A cloud of uncertainty has enveloped the sport of karate in the country as the Indian Olympic Association (IOA) recently took a call to derecognise the Karate Association of India (KAI) – the body responsible for governing the sport in the country. The IOA's latest move does not actually come as a 'surprise' given the not-so-cordial relations between the IOA and KAI in recent times. It may be noted that the IOA had summoned KAI President Likha Tara and KAI General Secretary Ambedkar Gupta for a meeting on December 27, but the meeting never took place.
It is important to trace our memory to September 2018 – barely a month after a two-member Indian karate contingent had featured in the 2018 Asian Games. The Karate Association of India had scheduled its elections on September 23 but before the elections could happen, the IOA constituted a three-member ad-hoc committee chaired by Bhubaneshwar Kalita – the committee included IOA joint secretary Rakesh Gupta and Indian Weightlifting Federation Secretary Sahdev Yadav as its members. The IOA at that juncture had asserted that the delay in the election process, expiry of the tenure of KAI and issues over the appointment of the Returning Officer had prompted them to form the three-member ad-hoc committee, whose mandate was to ensure fair and transparent election process within a time span of 120 days.
The appropriateness of forming an ad-hoc committee by the IOA set tongues wagging as the IOC charter stipulates that any action or formation of an ad-hoc committee of national sports federation has to be carried out with the consent of the world body. The IOA's move to form a three-member ad-hoc committee in September 2018 did not go down well with the World Karate Federation (WKF), who wrote a letter to the IOA (a copy of which is in our possession), categorically stating that the Karate Association of India is the representative of WKF in India and that the IOA has no powers to form an ad-hoc committee and further asked the national Olympic association not to meddle in the affairs of KAI.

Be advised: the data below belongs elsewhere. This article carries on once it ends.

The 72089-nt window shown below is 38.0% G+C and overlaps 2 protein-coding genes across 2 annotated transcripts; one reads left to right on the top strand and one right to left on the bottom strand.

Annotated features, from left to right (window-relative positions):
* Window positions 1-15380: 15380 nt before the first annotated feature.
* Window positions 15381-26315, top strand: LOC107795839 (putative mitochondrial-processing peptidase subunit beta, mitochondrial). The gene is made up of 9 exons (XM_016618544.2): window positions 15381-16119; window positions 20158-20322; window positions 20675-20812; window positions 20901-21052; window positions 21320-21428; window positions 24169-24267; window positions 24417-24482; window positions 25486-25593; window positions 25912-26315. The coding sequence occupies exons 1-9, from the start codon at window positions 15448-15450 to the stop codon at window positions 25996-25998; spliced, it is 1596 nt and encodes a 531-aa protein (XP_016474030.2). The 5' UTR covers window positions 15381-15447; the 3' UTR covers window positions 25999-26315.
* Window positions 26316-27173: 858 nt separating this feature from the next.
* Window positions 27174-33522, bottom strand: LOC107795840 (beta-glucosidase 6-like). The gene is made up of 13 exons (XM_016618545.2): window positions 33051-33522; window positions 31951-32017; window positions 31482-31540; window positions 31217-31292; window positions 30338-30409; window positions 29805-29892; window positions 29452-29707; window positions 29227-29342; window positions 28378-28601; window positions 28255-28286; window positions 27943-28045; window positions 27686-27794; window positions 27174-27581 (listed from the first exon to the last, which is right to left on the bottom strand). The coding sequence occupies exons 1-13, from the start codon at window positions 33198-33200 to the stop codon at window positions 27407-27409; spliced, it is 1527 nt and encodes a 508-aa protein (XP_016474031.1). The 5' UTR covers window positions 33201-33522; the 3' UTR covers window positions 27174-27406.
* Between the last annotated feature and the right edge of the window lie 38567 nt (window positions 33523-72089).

Subsequently, the KAI election took the litigation route and it was only in January 2019 that the KAI elections were held. The polls saw karate exponent from Arunachal Pradesh Likha Tara – a 7th dan black belt holder took over as KAI President. Tara's contribution to karate in his home state of Arunachal Pradesh has been immense – the state has produced several national and international karatekas under his guidance. A new inning got started at KAI in early 2019 as Likha Tara (he also served as Vice Chairman of Sports Authority of India, Arunachal Pradesh from 2012 to 2015) along with newly-elected general secretary Ambedkar Gupta set out to carry out the affairs of the KIA.
Subsequently, the World Karate Federation President Antonio Espinos wrote to the Sports Ministry as well as to the IOA (letters dated April 1, 2019) officially apprising them that they have accepted and approved the January 8, 2019 elections and left no one in doubt that the KIA's newly-elected body enjoyed their trust and support.
It is pretty clear that the way IOA choose to derecognize the KAI smacks off a feeling of things that the IOA has never been on the same page with the KIA in recent times. "We have only heard it from the media – we are yet to officially receive any letter from the IOA," was how the Karate Association of India Senior Vice President Bharat Sharma put it.
The administrative stalemate in Indian karate meant that the sport suffered – India could not field its karate team at the 2019 South Asian Games held at Nepal. "Why our karatekas have to suffer? We could have easily bagged 8-10 medals in the South Asian Games but we were not allowed to send our karate contingent," added Sharma, who had served two terms as KAI general secretary and is also an 8th dan black belt holder.
The 2018 Asian Games was the last big competitive exposure for the Indian karatekas – the country had fielded two karatekas - Sharath Kumar Jayendran and Vishal. Sharath Kumar Jayendran had lost in the first round of the men's 75-kg Kumite event, while Vishal had lost in the quarterfinals of the men's 84-kg Kumite event.
The derecognition of the Karate Association of India by the IOA won't do any good to the morale of our karatekas, who will have to focus on their preparations for the 2020 World Karate Championships that will be held in Dubai. One hopes that the powers-that-be will do everything possible to ensure the sport of karate is alive and kicking!